New soccer players often have a difficult time choosing what position to play, especially if they’re unsure of the difficulty level of each position. One of the easiest positions to play on the field is the center-back position for various reasons, but what is the hardest position to play?
The hardest position to play in soccer is the goalkeeper. This is because goalies need a particular skillset that differs from other players and they have extra responsibility, so they must perform under that added pressure. Mistakes made by the goalie can compromise the hard work of the team.
To learn more about the goalie position, what makes it the hardest position to play, and some of the other difficult positions you might play on the field, continue reading!
Why the goalie position is the hardest to play
Many people think that because goalkeepers don’t move across the field as the other players do, it’s the easiest position to play. This is because the goal is often where most people have their attention when a team is about to strike, so there is this added pressure that all eyes are on you and your team is dependent on you being the last resort for defending the goal.
As for the players of other positions, if they make a mistake, it will often go unnoticed, and the other players will pick up the slack. But, if the goalie makes a mistake, it could compromise all the hard work the other players made to get the ball to the goal, and it could even cost your team the game.
There’s no one that can pick up the slack if you make a mistake because your main responsibility as the goalie is to create a barrier between the ball and the goal and to prevent the ball from striking. The responsibility to be precise and ensure not to make a mistake adds a great deal of pressure on the goalie.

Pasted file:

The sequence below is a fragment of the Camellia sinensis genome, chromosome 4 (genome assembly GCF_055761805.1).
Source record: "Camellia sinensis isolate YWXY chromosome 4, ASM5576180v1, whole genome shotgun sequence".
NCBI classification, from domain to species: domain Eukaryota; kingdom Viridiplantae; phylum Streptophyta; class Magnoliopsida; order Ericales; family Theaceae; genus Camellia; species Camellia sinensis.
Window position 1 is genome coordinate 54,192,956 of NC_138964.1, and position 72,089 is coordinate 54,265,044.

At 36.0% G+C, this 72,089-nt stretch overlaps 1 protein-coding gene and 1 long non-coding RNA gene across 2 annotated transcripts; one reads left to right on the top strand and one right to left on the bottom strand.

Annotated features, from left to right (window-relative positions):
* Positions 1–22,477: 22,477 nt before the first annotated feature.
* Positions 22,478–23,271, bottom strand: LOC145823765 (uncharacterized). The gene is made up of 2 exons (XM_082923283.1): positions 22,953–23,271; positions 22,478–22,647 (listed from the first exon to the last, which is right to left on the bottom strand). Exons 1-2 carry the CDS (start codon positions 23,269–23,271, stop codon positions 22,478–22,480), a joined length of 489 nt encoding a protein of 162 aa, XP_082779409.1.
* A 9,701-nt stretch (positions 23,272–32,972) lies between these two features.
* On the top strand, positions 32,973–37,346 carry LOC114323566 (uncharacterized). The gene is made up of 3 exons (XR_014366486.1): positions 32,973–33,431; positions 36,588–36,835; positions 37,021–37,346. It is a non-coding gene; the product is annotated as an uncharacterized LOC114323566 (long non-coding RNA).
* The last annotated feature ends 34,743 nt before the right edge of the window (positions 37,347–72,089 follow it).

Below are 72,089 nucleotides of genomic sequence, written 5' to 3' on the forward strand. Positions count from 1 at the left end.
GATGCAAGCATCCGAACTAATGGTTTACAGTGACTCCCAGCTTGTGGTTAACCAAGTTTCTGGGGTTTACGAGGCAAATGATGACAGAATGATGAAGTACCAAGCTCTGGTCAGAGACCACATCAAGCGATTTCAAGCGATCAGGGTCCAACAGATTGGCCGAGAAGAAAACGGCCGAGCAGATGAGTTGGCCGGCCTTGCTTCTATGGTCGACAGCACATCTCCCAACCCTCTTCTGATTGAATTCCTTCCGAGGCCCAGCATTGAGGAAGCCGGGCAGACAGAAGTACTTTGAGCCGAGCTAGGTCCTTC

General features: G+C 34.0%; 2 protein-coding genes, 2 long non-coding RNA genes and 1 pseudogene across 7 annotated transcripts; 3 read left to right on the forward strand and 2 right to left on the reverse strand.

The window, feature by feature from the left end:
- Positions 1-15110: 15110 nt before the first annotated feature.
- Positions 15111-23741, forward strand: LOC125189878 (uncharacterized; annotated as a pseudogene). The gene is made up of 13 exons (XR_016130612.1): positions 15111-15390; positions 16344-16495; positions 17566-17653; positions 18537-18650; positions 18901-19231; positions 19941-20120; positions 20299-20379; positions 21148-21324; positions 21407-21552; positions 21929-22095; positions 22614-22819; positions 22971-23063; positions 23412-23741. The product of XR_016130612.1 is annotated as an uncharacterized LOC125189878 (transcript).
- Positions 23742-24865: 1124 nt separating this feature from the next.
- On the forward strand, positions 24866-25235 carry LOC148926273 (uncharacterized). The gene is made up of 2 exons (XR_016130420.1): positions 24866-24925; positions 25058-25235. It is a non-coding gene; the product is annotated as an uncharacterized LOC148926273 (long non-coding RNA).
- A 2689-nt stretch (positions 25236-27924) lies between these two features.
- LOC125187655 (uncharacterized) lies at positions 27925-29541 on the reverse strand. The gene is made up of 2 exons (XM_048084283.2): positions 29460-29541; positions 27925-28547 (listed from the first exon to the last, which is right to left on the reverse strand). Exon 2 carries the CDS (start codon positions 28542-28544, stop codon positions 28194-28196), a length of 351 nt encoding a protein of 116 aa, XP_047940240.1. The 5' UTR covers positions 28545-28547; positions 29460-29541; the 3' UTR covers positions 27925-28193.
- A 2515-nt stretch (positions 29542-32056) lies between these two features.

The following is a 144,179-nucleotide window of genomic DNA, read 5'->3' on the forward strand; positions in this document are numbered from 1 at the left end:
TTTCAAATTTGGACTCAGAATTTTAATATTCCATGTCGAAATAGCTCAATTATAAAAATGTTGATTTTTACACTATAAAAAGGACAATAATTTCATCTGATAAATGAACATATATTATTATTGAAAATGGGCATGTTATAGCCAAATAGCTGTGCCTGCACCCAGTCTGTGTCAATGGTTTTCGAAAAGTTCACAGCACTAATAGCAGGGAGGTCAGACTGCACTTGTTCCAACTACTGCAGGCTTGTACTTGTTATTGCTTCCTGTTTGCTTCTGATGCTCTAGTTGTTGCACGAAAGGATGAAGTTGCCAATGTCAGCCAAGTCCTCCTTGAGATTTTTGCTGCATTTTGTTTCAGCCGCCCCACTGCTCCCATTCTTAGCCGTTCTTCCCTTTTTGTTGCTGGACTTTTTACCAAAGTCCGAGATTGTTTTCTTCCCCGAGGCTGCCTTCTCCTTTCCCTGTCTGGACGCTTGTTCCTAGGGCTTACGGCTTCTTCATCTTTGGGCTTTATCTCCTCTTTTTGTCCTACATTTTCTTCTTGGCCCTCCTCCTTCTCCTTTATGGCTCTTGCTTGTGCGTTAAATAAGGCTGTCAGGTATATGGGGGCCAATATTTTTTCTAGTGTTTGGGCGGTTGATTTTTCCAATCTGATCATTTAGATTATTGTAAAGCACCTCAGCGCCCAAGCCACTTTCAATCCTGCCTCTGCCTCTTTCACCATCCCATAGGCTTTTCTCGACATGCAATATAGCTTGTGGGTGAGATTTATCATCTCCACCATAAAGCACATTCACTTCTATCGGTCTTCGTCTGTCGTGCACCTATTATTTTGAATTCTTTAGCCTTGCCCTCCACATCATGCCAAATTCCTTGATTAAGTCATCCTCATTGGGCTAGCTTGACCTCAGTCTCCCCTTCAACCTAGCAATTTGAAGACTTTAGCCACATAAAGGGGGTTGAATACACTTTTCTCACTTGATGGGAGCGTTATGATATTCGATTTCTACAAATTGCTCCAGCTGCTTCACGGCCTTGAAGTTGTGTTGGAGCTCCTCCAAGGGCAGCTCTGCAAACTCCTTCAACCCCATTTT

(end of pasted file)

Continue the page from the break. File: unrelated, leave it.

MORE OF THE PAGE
Luckily for new players, a coach likely isn’t going to ask an inexperienced player to be a goalie unless they notice some qualities in that player that would make for a great goalkeeper. Coaches also tend to ask the tallest player on the team to play goalie, because they have more height to defend more goal space. Some of the skills or qualities that they might notice in a player and ask them to play goalkeeper include:
- Physically fit and fast
- Great hand-eye coordination
- Team leader and great communication
- Performs well under pressure
- Ability to jump, leap, and dive the height and width of the soccer goal
- Strong and resilient
- Good focus and alertness
- Accurate positional awareness
- Accurate distribution, deflection, and aim
- Great reflexes and foresight
- Confident and acts on instincts
- Quick decision maker
Times when playing goalie is easy
While goalkeeper is the hardest position in soccer, it’s not always that way. Sometimes, the position requires more work with the mind than the body, especially when the ball is on the other side of the field. At this point, you’ll just need to track the ball with your eyes and stay prepared for the ball to strike at any moment, especially as it gets closer.
While tracking the ball, and whenever it hasn’t yet been kicked toward your team’s goal, you’ll want to keep a proper goalie stance which includes a slightly crouched position with your feet apart and your weight distributed slightly forward so that you’re ready for whatever move you have to make to block the ball.